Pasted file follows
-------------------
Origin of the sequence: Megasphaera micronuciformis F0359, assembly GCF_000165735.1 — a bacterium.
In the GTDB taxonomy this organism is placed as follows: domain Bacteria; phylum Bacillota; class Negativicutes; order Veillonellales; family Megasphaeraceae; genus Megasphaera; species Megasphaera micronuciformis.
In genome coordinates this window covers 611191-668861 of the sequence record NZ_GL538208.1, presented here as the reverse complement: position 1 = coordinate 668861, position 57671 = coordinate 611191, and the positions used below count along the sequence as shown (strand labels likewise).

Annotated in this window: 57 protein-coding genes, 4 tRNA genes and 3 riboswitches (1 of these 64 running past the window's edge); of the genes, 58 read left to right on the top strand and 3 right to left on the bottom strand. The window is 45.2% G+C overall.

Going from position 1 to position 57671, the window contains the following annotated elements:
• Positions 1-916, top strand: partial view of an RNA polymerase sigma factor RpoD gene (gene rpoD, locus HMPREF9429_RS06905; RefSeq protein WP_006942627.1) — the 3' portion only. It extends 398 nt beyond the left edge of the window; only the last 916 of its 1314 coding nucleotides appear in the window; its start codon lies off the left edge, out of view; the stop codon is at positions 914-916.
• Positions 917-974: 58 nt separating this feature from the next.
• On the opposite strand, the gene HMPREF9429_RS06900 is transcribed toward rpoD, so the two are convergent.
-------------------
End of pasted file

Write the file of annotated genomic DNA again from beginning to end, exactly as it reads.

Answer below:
Origin of the sequence: Megasphaera micronuciformis F0359, assembly GCF_000165735.1 — a bacterium.
In the GTDB taxonomy this organism is placed as follows: domain Bacteria; phylum Bacillota; class Negativicutes; order Veillonellales; family Megasphaeraceae; genus Megasphaera; species Megasphaera micronuciformis.
In genome coordinates this window covers 611191-668861 of the sequence record NZ_GL538208.1, presented here as the reverse complement: position 1 = coordinate 668861, position 57671 = coordinate 611191, and the positions used below count along the sequence as shown (strand labels likewise).

Annotated in this window: 57 protein-coding genes, 4 tRNA genes and 3 riboswitches (1 of these 64 running past the window's edge); of the genes, 58 read left to right on the top strand and 3 right to left on the bottom strand. The window is 45.2% G+C overall.

Going from position 1 to position 57671, the window contains the following annotated elements:
• Positions 1-916, top strand: partial view of an RNA polymerase sigma factor RpoD gene (gene rpoD, locus HMPREF9429_RS06905; RefSeq protein WP_006942627.1) — the 3' portion only. It extends 398 nt beyond the left edge of the window; only the last 916 of its 1314 coding nucleotides appear in the window; its start codon lies off the left edge, out of view; the stop codon is at positions 914-916.
• Positions 917-974: 58 nt separating this feature from the next.
• On the opposite strand, the gene HMPREF9429_RS06900 is transcribed toward rpoD, so the two are convergent.